Foreign Correpondents Reporting From Afar

From Carrier Pigeons
to Wireless Networks:
Getting the Dispatch Home



THE DIRECTORY

HOME

PIGEONS AND CABLES

EARLY CORRESPONDENTS

BEFORE MODERN TELECOM

FROM TELEX TO LAPTOPS AND CELLULAR

TODAY'S FOREIGN REPORT

SOURCES AND RESOURCES

ABOUT YOUR INTREPID WEBMASTER


So what's it like in a third world county bereft of modern telecommunication facilities when you've just finished you're dispatch and now it's time to get it home half-way around the world?


An "incriminating" manual typewriter.

As Paris-based correspondent Frank Viviano of the San Francisco Chronicle bemusedly recalled, not too long ago a foreign corresopndent's gear consisted primarily of "an incriminating manual typewriter and a prayer."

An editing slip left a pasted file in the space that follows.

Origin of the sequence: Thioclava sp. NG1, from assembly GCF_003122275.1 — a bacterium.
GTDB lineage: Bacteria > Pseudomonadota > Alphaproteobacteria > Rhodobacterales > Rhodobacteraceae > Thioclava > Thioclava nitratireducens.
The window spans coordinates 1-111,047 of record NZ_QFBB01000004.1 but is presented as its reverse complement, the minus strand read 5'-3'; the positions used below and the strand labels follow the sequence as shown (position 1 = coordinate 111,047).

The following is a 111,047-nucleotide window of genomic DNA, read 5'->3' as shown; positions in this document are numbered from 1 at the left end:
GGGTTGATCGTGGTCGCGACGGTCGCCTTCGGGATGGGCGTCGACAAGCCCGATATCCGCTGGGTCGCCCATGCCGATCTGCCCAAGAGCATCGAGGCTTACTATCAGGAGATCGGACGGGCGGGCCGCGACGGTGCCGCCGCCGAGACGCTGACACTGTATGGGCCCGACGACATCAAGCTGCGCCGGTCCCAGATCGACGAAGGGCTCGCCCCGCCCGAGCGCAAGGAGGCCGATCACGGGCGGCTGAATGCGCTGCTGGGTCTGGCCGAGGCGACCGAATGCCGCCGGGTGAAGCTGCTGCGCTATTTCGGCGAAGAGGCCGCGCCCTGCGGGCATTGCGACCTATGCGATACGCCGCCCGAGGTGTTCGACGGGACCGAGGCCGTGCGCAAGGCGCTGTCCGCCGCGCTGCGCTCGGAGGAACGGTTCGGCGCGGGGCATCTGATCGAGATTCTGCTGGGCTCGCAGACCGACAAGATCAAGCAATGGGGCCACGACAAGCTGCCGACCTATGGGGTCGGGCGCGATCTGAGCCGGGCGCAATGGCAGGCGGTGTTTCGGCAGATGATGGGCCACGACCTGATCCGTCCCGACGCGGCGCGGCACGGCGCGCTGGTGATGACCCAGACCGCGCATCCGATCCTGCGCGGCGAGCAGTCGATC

Today, though, it's a brave new world.

Thanks to the wonders of silicone and satellites, two indispensable tools have become the standard operating equipment for corresponents: the laptop and ceullular phone.

Now correspondents have the ubiquitous utility of the Interent at their beck and call. Stories are commonly e-mailed to newsrooms in the United States. More importantly, reporters in even remote locales are able to gather reams of information by means of the Web, from wire services to databases -- provided a reasonably reliable connection can be made.

So here is a brief history of the past and present of the tools of foreign reporting.


COPYRIGHT 1999-2000 Eric Burroughs ----- Contact the Webmaster at tmcgee@ufl.edu


Last Updated: December 7, 1999